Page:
We know more about human nature than ever before. We know, for example, that homosexuality will always be with us, that there are no such things as 'demons' that inhabit and corrupt people, that there is no 'fundamental role' for women or for men, and we know that human nature isn't static, that we are evolving physically and culturally, to a point where we understand that there have been many religions, most of them now extinct, having passed away with the cultures that gave them life. Yet people lived by those religions and those gods, they killed for them and they died for them, and they worshipped them as fervently as any modern Moslem or Christian worships her version of deity. With this understanding comes scepticism about the truth of any religion as well as wonder about the function of religion and the need for it. In any case, once we've eaten from the tree of knowledge, we can never return to the state of innocence.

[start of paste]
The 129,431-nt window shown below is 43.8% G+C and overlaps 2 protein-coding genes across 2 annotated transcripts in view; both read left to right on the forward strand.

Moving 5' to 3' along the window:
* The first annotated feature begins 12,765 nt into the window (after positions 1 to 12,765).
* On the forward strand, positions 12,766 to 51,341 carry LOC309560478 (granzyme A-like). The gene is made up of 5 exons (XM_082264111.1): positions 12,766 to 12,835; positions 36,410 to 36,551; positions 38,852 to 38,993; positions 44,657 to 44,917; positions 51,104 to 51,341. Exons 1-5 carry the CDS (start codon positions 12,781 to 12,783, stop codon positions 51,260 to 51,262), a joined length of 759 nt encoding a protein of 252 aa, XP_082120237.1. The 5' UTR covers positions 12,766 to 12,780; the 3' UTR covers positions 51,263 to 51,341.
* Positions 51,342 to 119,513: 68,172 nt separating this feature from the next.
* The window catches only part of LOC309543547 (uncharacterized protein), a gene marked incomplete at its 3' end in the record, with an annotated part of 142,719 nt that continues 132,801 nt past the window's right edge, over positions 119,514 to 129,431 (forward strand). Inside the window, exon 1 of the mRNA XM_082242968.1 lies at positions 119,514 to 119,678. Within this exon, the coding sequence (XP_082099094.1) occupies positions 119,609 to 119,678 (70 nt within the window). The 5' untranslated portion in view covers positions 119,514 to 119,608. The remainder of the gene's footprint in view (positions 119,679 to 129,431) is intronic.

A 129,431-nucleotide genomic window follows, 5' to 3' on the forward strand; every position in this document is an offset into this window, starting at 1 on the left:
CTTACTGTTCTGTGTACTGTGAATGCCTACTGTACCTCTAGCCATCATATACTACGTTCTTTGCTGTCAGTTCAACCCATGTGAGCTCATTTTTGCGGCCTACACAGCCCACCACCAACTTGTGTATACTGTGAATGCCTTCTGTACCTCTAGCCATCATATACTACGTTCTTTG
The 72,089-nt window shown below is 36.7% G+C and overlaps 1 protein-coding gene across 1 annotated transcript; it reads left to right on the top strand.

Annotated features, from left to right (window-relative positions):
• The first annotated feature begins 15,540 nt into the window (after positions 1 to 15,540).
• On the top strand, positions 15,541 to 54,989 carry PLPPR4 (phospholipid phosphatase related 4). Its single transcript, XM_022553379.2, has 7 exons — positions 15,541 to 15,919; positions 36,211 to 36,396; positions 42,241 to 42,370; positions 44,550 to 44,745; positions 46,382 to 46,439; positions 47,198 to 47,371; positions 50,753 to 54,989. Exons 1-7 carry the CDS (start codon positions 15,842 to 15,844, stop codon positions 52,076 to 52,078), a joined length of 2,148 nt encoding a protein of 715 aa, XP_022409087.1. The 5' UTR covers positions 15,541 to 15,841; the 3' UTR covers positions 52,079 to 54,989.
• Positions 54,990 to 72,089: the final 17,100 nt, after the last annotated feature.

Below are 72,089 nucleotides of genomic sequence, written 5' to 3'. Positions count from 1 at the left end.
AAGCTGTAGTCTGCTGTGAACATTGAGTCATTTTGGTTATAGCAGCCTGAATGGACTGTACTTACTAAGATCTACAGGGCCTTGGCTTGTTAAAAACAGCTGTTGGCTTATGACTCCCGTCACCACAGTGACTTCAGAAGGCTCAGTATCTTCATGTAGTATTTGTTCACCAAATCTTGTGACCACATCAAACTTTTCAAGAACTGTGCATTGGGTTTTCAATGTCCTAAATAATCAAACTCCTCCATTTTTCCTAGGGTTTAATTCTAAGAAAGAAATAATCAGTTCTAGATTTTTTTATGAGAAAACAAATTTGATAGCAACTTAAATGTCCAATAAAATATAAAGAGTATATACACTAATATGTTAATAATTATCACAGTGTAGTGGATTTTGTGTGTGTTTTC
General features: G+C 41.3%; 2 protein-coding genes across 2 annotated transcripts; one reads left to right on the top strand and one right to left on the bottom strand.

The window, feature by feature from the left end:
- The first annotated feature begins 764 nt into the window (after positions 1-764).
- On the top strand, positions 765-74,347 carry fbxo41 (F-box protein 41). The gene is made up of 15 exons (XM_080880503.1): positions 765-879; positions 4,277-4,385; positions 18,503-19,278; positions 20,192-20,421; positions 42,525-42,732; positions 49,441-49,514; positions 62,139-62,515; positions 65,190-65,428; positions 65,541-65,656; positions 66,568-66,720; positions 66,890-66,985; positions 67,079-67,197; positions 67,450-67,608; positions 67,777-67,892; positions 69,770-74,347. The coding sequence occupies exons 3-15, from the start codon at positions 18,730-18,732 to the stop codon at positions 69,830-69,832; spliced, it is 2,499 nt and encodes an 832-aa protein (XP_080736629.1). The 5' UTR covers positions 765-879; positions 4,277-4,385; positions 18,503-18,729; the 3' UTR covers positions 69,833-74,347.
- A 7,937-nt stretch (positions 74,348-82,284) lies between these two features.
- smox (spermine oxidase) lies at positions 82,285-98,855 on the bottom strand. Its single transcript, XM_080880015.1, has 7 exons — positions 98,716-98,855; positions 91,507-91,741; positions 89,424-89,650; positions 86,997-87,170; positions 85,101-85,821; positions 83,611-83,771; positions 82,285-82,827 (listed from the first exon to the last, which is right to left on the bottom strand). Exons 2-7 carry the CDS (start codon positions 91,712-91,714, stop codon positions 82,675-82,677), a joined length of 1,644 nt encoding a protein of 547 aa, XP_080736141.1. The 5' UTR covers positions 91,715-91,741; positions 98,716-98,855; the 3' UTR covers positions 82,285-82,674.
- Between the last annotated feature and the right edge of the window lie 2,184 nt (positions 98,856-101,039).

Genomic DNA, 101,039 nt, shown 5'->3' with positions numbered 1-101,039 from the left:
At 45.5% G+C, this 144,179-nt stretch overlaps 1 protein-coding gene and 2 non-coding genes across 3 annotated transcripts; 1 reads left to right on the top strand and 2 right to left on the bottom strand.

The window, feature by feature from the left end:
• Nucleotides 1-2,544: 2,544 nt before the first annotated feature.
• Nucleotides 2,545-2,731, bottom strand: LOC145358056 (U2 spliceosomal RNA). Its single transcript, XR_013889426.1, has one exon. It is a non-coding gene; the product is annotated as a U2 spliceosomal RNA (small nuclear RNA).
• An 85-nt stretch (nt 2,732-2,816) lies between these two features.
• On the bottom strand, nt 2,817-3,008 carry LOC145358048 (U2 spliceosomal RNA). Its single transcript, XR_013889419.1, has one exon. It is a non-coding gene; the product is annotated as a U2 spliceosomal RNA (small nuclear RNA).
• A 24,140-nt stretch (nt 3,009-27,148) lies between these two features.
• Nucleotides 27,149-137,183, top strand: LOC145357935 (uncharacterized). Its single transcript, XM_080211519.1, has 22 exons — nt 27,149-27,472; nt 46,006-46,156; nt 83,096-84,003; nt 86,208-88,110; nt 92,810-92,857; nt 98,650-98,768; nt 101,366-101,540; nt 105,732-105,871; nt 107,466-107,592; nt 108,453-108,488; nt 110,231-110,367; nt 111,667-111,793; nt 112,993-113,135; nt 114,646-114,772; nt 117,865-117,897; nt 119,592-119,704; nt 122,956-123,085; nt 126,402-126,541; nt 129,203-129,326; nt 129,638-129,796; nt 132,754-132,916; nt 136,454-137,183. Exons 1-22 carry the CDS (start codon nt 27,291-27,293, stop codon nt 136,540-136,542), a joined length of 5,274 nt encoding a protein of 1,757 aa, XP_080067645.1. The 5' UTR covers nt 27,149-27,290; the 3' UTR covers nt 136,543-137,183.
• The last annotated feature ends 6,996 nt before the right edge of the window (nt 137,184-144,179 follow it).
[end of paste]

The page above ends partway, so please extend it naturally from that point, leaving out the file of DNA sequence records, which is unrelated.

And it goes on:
So I do think that religion will continue to recede as an option for the more reflective and speculative members of society, though that set of society has always been a small one. I don't think religion is going to die in the near future of course [and neither does Grayling] but I do think it's going to find it increasingly difficult to justify itself intellectually. It will continue to try to do so though, and so the flaws in the arguments of religious apologists will have to be pointed out again and again - a painstaking and often boring task, but a necessary one.